The Independent contacted the owners of several restaurants that did not receive awards and found a bit of good news: for many of them, the two rounds of PPP loans had been enough. The Outer Cape had a reasonably strong summer in 2020, and the two PPP loans together equaled six months of payroll costs. (Restaurants and hotels were afforded larger PPP loans in the second round than in the first.) The owners of Way Downtown and Tin Pan Alley in Provincetown, and CShore Kitchen and Flying Fish Cafe in Wellfleet, all told the Independent that their own sales in 2020, combined with the two rounds of PPP loans, were enough to make them ineligible for the RRF program.
Similarly, Steven Latasa-Nicks, owner of Strangers and Saints in Provincetown, said that outdoor dining, good weather, and two rounds of PPP loans meant that his restaurant would barely qualify for anything under the RRF.
“So, we are an 80-seat restaurant, and we ran all 80 seats outside last year, and it basically never rained,” said Latasa-Nicks. “Being able to run a normal seat count is one of the reasons we qualified for less in this program.”
Because of the funding formula, businesses that got small or no PPP loans last year stood to benefit particularly from the RRF awards. The same is true for restaurants that had to greatly reduce their seating capacity compared to 2019, as happened to many restaurants without outdoor space. Because the awards can be so large or so small, Latasa-Nicks said they have the capacity to even out some of the disparate economic effects of 2020.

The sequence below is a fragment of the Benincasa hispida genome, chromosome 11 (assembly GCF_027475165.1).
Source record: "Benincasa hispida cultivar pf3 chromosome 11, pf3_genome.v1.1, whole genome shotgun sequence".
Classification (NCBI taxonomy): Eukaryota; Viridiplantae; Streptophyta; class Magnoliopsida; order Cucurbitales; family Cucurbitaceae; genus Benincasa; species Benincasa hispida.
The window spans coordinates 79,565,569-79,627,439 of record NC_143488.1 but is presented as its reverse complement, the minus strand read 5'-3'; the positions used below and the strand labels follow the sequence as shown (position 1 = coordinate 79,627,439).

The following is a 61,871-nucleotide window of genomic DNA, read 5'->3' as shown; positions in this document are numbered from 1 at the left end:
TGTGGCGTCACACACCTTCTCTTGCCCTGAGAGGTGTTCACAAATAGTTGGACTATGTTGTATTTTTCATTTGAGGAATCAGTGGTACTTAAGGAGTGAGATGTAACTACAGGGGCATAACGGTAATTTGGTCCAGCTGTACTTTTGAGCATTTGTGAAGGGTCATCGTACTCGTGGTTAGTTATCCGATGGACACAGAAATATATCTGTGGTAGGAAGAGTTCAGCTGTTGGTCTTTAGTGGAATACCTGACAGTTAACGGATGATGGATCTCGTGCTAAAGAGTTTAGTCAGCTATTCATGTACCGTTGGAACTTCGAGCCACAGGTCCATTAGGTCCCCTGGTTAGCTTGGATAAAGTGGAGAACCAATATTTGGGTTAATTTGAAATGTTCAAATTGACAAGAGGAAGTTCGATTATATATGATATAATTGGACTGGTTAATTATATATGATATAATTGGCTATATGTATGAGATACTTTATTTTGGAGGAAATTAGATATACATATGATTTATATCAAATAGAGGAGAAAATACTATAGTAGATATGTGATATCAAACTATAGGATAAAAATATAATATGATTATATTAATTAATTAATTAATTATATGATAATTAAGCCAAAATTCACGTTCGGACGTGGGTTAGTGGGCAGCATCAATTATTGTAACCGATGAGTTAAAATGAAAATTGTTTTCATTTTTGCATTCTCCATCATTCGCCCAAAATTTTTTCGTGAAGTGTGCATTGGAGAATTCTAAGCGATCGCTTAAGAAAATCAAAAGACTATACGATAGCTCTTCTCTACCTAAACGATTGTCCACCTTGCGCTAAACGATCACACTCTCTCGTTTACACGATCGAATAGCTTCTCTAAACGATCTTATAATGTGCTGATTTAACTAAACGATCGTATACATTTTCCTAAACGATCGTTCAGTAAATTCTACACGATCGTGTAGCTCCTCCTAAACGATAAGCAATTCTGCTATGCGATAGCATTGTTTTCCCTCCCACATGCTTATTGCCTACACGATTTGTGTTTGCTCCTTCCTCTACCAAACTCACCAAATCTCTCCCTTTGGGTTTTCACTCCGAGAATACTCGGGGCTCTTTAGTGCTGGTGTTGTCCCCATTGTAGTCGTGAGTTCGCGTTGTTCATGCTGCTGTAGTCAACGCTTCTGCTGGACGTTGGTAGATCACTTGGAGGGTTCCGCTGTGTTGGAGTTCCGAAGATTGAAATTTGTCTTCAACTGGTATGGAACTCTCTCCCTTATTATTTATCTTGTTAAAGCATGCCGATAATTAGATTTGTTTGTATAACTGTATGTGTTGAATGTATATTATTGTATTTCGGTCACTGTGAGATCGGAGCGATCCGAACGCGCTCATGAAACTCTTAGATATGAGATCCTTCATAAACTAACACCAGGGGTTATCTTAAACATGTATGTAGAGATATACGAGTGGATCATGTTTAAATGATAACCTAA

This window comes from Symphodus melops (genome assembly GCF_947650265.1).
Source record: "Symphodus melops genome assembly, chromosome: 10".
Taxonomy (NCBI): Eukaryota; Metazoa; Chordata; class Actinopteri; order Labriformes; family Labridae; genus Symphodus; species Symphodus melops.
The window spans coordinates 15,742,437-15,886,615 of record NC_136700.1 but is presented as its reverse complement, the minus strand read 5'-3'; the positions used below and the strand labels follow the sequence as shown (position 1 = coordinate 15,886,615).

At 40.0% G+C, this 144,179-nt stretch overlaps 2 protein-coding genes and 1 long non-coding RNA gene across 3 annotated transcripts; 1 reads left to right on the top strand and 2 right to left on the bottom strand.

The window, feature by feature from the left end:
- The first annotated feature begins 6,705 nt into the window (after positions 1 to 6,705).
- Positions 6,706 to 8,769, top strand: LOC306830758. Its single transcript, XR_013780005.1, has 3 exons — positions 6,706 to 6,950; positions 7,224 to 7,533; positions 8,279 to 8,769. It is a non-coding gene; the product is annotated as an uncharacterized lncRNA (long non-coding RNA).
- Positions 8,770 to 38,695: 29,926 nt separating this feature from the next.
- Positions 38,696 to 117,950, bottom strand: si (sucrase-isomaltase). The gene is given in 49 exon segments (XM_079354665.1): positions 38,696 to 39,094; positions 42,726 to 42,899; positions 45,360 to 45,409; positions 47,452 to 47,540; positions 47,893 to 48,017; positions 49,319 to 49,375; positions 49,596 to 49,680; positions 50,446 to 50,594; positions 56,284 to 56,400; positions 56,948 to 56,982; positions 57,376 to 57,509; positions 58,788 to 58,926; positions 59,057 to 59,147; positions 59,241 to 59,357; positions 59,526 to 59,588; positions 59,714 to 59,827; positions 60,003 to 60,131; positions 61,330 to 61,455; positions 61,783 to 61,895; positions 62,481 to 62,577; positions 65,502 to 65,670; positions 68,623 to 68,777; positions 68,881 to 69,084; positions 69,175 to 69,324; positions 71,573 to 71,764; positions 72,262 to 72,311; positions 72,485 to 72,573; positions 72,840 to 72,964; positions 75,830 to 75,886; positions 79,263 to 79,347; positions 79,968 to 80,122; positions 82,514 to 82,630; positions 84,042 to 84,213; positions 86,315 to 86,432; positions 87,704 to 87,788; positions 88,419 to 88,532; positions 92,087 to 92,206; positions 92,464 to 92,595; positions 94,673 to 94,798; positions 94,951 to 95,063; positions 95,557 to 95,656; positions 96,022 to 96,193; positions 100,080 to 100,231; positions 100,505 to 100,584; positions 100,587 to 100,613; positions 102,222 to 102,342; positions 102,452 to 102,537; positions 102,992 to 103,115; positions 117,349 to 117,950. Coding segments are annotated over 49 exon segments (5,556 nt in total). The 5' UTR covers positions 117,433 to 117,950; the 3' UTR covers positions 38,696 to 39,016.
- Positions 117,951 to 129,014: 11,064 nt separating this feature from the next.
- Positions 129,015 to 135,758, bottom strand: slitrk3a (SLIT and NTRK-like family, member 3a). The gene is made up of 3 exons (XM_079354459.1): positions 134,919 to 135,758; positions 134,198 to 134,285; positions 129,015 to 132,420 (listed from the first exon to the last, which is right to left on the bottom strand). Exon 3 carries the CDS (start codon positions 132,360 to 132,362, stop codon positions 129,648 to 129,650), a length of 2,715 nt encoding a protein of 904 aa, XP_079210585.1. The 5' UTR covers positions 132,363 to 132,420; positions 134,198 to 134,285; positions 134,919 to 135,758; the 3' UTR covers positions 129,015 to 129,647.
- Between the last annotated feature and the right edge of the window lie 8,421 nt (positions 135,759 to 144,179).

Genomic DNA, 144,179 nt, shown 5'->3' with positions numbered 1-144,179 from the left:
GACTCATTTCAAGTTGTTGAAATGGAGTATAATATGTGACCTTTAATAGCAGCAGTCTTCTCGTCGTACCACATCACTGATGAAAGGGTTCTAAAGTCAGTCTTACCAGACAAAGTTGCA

Latasa-Nicks’s restaurant would have received only $4,000 from the RRF, for example, but he went through the application anyway. He also helped a few other restaurant owners with their applications.
“One thing I noticed — we were sitting side by side that day — Quinn Taylor of Cafe Heaven had his tax returns already prepared, while we had only profit and loss reports and bank statements and such,” said Latasa-Nicks. “Once we got into the application, there was a statement from the SBA: if you don’t upload your tax return, your application will take three to four weeks longer to process. I will bet you the bulk of the people that got awards had filed their returns already.”
Strangers and Saints did not get an award before the program funding was exhausted.
Jimmy McNulty, an owner of Jimmy’s Hideaway, is another restaurateur who applied but didn’t receive anything. His restaurant normally has 50 seats in a close-packed, lively setting. He was able to move 25 seats outside last year, but still had a large revenue gap that the RRF could have made up.
“I get emails from the National Restaurant Association, and they say they’re still working on this,” said McNulty. “I’ll say, though — we sure didn’t realize how quickly this summer was gonna turn.”
Jeri Boccio of Way Downtown and Paul Melanson of Tin Pan Alley mentioned this as well. “We’re dying in here,” said Boccio. “It’s just crazy — all the news companies came down on this one little place.”
“Last year, there was a lot of relief in various forms,” said Melanson. “There’s no way for us to recoup this last month. We were having such a tremendous banner year, and business just nose-dived with this Provincetown cluster.
“We never laid anyone off in 2020,” continued Melanson, “but if this continues, we might have to.”
Sophie Hills contributed reporting for this article.